An infrastructure committee constituted by the prime minister under the chairmanship of Gadkari has all key ministers as members. While the committee has helped resolve many issues in ongoing infrastructure projects, including those involving state governments, e-tendering has reduced interface with the government at the bidding stage. “No one can say they had to come and meet the minister in order to get a contract,” says Gadkari.

The head of a Mumbai-based asset management company adds: “In 2012, one of India’s largest road contractors had shifted work to Nigeria complaining of corruption and cronyism in road construction in the country. When I met him years later, he mentioned how e-tendering had made it convenient to bid for government projects, and that decisions were being taken within days.”

While Gadkari can be credited with bringing in some transparency, pendency of central projects remains a concern. A report by the ministry for statistics and programme implementation for April-June 2021 details the status of 1,779 projects. While 253 projects were on/ ahead of schedule, 559 were delayed. In 967 projects, the original/ anticipated date of completion was not known. The delays range from a month to a staggering 27 years. Around 480 delayed projects suffered from a cost overrun of over 60 per cent, totalling to Rs 4.46 lakh crore.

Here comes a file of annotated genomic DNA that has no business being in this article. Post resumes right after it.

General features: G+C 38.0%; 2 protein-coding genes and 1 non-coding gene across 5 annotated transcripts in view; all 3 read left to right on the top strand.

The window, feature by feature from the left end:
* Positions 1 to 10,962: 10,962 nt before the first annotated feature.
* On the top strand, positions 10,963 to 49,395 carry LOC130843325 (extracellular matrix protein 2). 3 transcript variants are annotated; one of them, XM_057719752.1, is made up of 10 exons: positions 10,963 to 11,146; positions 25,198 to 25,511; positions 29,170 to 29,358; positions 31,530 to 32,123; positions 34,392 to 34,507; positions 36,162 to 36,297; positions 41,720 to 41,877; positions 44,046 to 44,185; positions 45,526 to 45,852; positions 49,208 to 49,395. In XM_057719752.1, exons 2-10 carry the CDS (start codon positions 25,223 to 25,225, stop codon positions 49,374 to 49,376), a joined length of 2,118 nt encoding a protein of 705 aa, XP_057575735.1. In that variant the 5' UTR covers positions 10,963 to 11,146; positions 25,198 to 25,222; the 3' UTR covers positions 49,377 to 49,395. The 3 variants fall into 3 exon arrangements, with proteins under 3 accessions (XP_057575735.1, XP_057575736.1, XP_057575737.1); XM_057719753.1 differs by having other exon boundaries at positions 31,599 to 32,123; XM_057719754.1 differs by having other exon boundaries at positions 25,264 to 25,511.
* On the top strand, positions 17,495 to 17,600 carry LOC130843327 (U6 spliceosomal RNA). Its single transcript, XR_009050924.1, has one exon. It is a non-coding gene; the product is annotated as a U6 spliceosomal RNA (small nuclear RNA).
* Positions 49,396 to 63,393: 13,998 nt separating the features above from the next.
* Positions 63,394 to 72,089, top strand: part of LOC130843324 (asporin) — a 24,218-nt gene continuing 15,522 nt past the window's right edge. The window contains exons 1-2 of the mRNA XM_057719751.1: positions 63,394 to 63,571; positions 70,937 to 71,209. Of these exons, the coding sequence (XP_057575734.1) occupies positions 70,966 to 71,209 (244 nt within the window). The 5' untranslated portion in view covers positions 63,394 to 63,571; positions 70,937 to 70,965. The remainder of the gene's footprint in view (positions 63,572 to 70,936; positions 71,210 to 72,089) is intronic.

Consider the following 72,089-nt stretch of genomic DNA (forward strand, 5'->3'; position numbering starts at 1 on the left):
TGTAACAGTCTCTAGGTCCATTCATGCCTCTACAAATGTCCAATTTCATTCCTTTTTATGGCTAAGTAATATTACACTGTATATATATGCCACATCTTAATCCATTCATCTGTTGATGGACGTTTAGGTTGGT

The causes behind the project overruns are manifold and complex. “There are land acquisition, compensation and encroachment issues. We also need permission from state governments, the cooperation of railways and power departments, and permission to cut trees. Everywhere there are problems, but if there is a strong will and commitment towards the country, things can be done,” says Gadkari.

There are impediments from within the system as well. Infrastructure experts say the frequent changing of the NHAI chairman hinders the efficiency of the agency. This July, NHAI got its eighth chairman in six years, Giridhar Aramane. The road transport minister does not have a say in the appointment of the NHAI chairman.